martes, 4 de marzo de 2008

McCain trasladará la batalla al Capitolio

Nos cuentan en Politico que el Capitolio será uno de los marcos de la estrategia electoral del Senador John McCain. El candidato ha designado a una persona para que coordine su esfuerzo de campaña y la actividad legislativa de los republicanos del Congreso. El objetivo no será aprobar leyes, sino forzar votaciones sobre asuntos delicados, obligando al adversario, también Senador en ejercicio, a tener que pronunciarse en la práctica sobre asuntos como la Seguridad Nacional o los impuestos, que lo retraten ante los electores. Ya se hizo con Kerry en 2004. McCain's (congressional) campaign plan

(...) Presumptive Republican presidential candidate John McCain has engaged a leading GOP lobbyist to coordinate his message and travel schedule with congressional Republicans — the most concrete sign yet that the biggest battleground in the 2008 presidential race may not be Pennsylvania or Ohio or Florida’s I-4 corridor but rather the floor of the United States Senate.

John Green, a founding partner of what is now Ogilvy Government Relations, will soon take a leave of absence from that firm to work as a full-time liaison between McCain’s presidential campaign and Republicans in the House and the Senate, according to GOP aides on Capitol Hill and McCain surrogates downtown. Green, a Mississippi native, has strong ties in the Senate after his years of work for former Senate Majority Leader Trent Lott (R-Miss.), a vocal McCain supporter who left Congress late last year to set up his own lobbying shop.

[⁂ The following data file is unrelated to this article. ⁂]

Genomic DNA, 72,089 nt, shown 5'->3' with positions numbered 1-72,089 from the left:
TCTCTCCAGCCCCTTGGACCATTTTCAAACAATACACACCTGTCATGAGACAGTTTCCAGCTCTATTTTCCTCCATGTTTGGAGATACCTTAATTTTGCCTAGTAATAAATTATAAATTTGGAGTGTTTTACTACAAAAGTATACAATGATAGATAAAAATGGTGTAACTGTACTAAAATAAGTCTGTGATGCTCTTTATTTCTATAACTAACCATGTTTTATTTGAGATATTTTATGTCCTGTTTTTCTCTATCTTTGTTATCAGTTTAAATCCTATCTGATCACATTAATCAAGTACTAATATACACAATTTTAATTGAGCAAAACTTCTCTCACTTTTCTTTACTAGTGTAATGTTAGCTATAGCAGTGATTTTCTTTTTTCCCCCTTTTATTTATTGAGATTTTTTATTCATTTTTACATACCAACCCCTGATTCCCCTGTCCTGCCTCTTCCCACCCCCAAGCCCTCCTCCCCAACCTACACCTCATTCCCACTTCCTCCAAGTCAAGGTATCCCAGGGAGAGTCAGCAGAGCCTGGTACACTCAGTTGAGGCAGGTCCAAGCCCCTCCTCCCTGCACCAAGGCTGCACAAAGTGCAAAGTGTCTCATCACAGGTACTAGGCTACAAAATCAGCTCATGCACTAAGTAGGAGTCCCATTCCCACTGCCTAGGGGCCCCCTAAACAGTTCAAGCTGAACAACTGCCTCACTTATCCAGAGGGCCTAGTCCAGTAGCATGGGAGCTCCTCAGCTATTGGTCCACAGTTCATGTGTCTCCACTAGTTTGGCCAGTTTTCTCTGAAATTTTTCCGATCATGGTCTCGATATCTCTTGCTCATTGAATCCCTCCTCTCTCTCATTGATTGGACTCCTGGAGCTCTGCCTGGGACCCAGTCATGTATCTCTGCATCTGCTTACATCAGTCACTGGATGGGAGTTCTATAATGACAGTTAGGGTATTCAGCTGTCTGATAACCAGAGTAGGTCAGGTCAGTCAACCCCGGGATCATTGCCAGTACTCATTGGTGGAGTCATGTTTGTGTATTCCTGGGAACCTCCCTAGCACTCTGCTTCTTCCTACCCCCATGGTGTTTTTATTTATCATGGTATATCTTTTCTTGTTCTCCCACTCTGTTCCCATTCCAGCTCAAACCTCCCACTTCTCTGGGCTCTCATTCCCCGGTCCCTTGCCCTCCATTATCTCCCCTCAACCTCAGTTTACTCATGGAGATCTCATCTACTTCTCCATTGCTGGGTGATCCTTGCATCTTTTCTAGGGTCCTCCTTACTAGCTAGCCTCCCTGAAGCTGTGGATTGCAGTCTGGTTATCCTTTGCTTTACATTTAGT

Green is part of a small cadre of lobbyists who have met regularly to help build support for McCain on Capitol Hill. The group, which includes fellow Ogilvy partner Wayne Berman, has been helping the senator secure congressional endorsements in recent weeks to ensure he solidifies his status as the GOP front-runner.

(...) With two senators in the race — McCain for the Republicans, and either Hillary Rodham Clinton or Barack Obama for the Democrats — Senate leaders have a unique opportunity to create both opportunities and pitfalls for their parties’ candidates by forcing votes on taxes, national security, health care and energy. (...)